How Facebook decides what’s in your News Feed

  • 16th November 201616/11/16
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Facebook brings with it some amazing statistics. People will check their News Feed 14 times a day and spend up to 50 minutes of the site every 24 hours. The average user also has in the region of 300 friends and is following up to 50 pages they’ve liked.

If you think of how much they share when they’re on there, that’s a lot of sharing and a lot of posts!

Thankfully, Facebook filters your main Feed, and picks and chooses what you do and don’t see. The purpose of this is to make sure that users don’t become overwhelmed with information, but what it means for businesses is that it can sometimes be hard to understand what is and what isn’t being seen by your following.

Why Facebook uses filters

The main reason Facebook uses filters to select posts for a News Feed is simply because there is so much for someone to see. Even if every friend and page posted one thing a day, the average person would have 350 posts to read. If it took you just 30 seconds to read each of those that’s almost three hours to get through it all!

They also want to make sure that there is quality content on their site. Quality comes over quantity at Facebook, and they only want users to see the good, reliable, quality content rather than click-bait fuelled rubbish. This obviously stops businesses inundating users with repeated content, and from Facebook’s perspective, ensures its users continue to enjoy a clutter free experience.

Understanding the filters

In order to be able to get your page into someone’s News Feed, you need to understand how Facebook decides what gets shown and what gets hidden. From top to bottom, there’s an average of 1,500 stories from friends and pages on a News Feed, so you’ve got some tough competition.

The algorithm Facebook uses has a whole list of questions for each post, and the answers determine whether or not your post makes it into someone’s News Feed.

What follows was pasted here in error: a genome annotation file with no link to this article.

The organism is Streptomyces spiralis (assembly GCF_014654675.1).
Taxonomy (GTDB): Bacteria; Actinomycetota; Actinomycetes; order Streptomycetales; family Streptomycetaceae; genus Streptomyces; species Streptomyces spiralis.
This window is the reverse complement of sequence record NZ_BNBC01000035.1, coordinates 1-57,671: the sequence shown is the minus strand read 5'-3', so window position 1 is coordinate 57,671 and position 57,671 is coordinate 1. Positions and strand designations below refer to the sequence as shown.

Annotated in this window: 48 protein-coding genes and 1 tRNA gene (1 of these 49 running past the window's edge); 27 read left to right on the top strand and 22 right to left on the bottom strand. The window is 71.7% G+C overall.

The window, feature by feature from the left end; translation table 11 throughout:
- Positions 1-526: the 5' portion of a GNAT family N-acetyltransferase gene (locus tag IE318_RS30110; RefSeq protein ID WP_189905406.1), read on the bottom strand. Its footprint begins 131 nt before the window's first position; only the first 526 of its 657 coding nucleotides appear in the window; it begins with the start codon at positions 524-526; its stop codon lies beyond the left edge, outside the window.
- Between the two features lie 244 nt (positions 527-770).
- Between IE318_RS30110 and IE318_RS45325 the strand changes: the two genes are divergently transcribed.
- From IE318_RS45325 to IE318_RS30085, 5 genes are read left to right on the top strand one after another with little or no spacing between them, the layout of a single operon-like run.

Factor 1: How often does someone interact with your page?

One of the main questions revolves around interaction. How often does someone interact with this page? High interaction means your post is more likely to feature on their feed, whilst little to no interaction could result in your post being bumped off the list.

Factor 2: How much are other people you know interacting with the post?

Secondly, Facebook looks at how much interaction from other people the post has had. A high number of likes, shares, and comments will also make it more likely that your post will be included, particularly if you have them quickly after posting.

Factor 3: Have they interacted with content like this previously?

Facebook also checks to see how much a person has interacted with similar posts in the past. If Facebook thinks that your post will be of interest to someone as they have interacted with a similar post in the past, it will give it a small boost up the feed.

Factor 4: Is your content being hidden by people?

Another relevant question is whether that post is being hidden or reported a lot. If your post has been hidden by people, Facebook will think its uninteresting and drop it down the list.

Working with the filters

Now that we understand why and how Facebook chooses posts to show in News Feeds, we can use that information to improve posts and get them in peoples’ feeds. One of the best things you can do is encourage interaction. Ask for likes and comments, and reply to any you get. Why not even do the obvious and ask a question? Facebook will take note of the comments and likes, and give your business’ post more room in a News Feed.

You’ll also need to post quality content, things that people will want to engage with and see. Posting for the sake of posting can end up being more damaging than beneficial.

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